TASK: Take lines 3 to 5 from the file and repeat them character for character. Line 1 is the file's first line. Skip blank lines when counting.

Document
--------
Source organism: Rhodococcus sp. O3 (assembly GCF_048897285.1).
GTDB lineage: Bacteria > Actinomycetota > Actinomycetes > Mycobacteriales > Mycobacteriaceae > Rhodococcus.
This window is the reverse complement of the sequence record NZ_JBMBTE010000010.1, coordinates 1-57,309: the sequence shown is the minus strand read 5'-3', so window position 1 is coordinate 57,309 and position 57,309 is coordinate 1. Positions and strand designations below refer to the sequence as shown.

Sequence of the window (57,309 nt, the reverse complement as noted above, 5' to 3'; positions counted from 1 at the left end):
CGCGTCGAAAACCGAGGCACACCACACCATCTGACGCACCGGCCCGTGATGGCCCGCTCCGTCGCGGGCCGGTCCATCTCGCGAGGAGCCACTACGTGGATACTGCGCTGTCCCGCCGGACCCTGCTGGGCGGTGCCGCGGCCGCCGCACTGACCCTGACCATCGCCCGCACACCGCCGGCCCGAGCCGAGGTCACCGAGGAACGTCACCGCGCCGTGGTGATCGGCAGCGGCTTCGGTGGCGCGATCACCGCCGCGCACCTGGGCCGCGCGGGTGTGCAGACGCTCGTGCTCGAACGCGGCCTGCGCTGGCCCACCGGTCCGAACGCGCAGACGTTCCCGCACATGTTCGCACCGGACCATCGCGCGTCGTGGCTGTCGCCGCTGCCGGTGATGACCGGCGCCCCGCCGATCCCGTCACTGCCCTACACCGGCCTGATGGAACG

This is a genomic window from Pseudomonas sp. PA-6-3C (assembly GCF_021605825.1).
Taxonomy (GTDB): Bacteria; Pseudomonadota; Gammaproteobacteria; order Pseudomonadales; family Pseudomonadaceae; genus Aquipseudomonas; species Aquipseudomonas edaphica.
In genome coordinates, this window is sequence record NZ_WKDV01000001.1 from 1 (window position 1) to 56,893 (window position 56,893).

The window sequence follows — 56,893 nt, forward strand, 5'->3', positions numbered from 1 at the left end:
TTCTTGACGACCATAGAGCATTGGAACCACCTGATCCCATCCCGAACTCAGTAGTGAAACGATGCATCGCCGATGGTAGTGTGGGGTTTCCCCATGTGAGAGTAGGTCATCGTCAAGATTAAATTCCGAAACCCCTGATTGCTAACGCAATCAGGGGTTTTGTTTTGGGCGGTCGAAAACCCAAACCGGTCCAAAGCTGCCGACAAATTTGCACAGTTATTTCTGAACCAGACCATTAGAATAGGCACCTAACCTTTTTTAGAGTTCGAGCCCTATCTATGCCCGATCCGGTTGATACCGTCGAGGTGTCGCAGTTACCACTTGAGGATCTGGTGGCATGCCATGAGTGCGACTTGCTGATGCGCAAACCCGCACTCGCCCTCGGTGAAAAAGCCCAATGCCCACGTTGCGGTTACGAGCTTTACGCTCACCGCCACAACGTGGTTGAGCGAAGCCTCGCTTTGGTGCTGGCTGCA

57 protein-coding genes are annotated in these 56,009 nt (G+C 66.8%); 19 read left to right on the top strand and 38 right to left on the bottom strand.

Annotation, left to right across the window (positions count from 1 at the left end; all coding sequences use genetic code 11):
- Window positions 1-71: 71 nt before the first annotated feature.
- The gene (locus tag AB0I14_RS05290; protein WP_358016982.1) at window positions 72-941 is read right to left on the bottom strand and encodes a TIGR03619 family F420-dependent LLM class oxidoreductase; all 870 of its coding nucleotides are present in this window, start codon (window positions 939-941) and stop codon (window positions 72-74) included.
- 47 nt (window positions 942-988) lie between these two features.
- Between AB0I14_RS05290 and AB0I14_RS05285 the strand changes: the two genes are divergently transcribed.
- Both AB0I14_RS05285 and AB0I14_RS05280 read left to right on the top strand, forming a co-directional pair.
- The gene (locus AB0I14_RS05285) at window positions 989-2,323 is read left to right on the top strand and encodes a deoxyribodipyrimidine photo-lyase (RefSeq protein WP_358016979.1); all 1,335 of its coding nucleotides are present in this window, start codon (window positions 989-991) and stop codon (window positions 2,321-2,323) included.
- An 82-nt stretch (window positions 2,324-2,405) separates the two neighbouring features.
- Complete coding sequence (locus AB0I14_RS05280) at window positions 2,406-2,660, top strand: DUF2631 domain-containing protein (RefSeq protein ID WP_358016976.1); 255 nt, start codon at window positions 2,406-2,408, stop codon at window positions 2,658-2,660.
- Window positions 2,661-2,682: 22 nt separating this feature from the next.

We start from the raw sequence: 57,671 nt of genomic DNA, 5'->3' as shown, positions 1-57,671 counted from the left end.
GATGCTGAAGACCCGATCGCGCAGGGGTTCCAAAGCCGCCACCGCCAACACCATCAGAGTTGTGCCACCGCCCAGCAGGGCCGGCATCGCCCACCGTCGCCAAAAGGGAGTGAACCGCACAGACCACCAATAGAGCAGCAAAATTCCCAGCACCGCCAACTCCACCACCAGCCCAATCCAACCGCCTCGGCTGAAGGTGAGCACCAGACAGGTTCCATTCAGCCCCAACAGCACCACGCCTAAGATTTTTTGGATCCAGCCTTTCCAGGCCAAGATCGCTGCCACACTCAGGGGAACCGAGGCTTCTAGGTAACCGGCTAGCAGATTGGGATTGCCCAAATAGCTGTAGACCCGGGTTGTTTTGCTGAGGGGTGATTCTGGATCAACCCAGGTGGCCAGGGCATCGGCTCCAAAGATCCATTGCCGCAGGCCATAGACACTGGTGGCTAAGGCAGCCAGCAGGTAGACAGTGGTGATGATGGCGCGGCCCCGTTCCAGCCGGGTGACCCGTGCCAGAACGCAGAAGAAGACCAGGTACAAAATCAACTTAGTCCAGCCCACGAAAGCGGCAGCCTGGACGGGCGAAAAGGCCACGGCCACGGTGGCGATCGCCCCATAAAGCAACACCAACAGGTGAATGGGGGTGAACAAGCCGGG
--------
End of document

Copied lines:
This window is the reverse complement of the sequence record NZ_JBMBTE010000010.1, coordinates 1-57,309: the sequence shown is the minus strand read 5'-3', so window position 1 is coordinate 57,309 and position 57,309 is coordinate 1. Positions and strand designations below refer to the sequence as shown.

Sequence of the window (57,309 nt, the reverse complement as noted above, 5' to 3'; positions counted from 1 at the left end):
CGCGTCGAAAACCGAGGCACACCACACCATCTGACGCACCGGCCCGTGATGGCCCGCTCCGTCGCGGGCCGGTCCATCTCGCGAGGAGCCACTACGTGGATACTGCGCTGTCCCGCCGGACCCTGCTGGGCGGTGCCGCGGCCGCCGCACTGACCCTGACCATCGCCCGCACACCGCCGGCCCGAGCCGAGGTCACCGAGGAACGTCACCGCGCCGTGGTGATCGGCAGCGGCTTCGGTGGCGCGATCACCGCCGCGCACCTGGGCCGCGCGGGTGTGCAGACGCTCGTGCTCGAACGCGGCCTGCGCTGGCCCACCGGTCCGAACGCGCAGACGTTCCCGCACATGTTCGCACCGGACCATCGCGCGTCGTGGCTGTCGCCGCTGCCGGTGATGACCGGCGCCCCGCCGATCCCGTCACTGCCCTACACCGGCCTGATGGAACG